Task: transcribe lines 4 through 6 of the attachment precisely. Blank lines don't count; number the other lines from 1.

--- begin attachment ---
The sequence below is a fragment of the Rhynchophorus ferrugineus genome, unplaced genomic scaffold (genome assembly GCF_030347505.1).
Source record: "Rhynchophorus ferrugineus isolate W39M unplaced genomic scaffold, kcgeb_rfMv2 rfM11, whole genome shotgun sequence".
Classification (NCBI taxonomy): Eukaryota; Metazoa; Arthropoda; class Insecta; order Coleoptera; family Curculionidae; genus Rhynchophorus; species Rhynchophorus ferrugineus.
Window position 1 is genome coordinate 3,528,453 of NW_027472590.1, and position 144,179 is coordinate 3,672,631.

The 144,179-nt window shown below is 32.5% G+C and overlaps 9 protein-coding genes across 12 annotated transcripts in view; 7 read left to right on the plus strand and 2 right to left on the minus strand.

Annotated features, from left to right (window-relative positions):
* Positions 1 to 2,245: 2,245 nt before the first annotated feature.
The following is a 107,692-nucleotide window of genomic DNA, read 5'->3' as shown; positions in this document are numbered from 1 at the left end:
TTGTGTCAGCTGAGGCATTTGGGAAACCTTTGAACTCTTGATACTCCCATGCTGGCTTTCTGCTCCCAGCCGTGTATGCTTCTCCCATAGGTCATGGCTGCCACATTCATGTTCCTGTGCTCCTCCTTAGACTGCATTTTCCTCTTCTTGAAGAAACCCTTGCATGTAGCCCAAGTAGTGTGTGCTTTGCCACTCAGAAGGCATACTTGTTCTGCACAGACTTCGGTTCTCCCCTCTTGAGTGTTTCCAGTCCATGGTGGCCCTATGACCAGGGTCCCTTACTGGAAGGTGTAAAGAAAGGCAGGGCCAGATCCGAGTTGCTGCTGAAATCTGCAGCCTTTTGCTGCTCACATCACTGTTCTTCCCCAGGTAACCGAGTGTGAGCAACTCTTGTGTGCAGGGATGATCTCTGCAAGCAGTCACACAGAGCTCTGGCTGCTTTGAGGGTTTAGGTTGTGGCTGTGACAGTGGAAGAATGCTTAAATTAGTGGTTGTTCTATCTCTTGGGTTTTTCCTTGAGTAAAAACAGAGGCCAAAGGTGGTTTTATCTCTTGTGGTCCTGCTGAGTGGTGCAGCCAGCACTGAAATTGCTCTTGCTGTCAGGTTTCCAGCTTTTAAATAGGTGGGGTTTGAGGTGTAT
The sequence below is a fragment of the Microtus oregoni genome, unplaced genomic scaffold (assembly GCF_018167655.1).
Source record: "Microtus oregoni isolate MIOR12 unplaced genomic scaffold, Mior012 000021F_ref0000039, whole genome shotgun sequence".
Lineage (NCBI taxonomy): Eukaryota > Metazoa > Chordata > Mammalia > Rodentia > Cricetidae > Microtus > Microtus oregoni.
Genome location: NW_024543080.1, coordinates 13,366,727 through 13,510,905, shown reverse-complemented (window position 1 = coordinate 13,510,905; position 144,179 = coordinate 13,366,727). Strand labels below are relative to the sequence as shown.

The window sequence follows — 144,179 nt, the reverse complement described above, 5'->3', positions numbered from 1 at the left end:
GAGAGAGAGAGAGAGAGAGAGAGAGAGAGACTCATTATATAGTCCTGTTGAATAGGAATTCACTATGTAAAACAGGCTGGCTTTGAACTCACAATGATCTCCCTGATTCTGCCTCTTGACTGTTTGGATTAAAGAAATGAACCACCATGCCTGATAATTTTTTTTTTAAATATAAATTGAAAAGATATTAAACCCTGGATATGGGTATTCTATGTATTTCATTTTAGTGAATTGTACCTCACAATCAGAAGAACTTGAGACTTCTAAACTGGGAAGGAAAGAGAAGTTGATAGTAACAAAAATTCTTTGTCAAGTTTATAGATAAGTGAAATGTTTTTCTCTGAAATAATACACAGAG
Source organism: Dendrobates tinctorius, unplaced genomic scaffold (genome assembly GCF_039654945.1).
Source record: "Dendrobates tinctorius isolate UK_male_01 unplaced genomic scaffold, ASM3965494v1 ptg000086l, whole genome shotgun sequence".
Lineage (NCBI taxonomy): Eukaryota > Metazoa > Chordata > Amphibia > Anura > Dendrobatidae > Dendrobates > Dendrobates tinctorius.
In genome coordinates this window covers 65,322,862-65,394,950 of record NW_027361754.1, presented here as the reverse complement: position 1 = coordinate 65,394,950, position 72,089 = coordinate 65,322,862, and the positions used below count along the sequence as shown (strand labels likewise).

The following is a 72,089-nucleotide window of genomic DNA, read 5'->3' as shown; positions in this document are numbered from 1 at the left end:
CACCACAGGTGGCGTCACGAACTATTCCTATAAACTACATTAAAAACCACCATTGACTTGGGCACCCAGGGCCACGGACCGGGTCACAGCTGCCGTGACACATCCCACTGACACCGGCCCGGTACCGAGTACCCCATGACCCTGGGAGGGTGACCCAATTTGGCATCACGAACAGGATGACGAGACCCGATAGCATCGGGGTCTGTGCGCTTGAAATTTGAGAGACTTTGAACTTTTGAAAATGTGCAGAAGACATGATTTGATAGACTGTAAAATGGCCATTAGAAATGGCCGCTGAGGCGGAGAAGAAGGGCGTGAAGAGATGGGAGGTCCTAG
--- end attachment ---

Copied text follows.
Window position 1 is genome coordinate 3,528,453 of NW_027472590.1, and position 144,179 is coordinate 3,672,631.

The 144,179-nt window shown below is 32.5% G+C and overlaps 9 protein-coding genes across 12 annotated transcripts in view; 7 read left to right on the plus strand and 2 right to left on the minus strand.

Annotated features, from left to right (window-relative positions):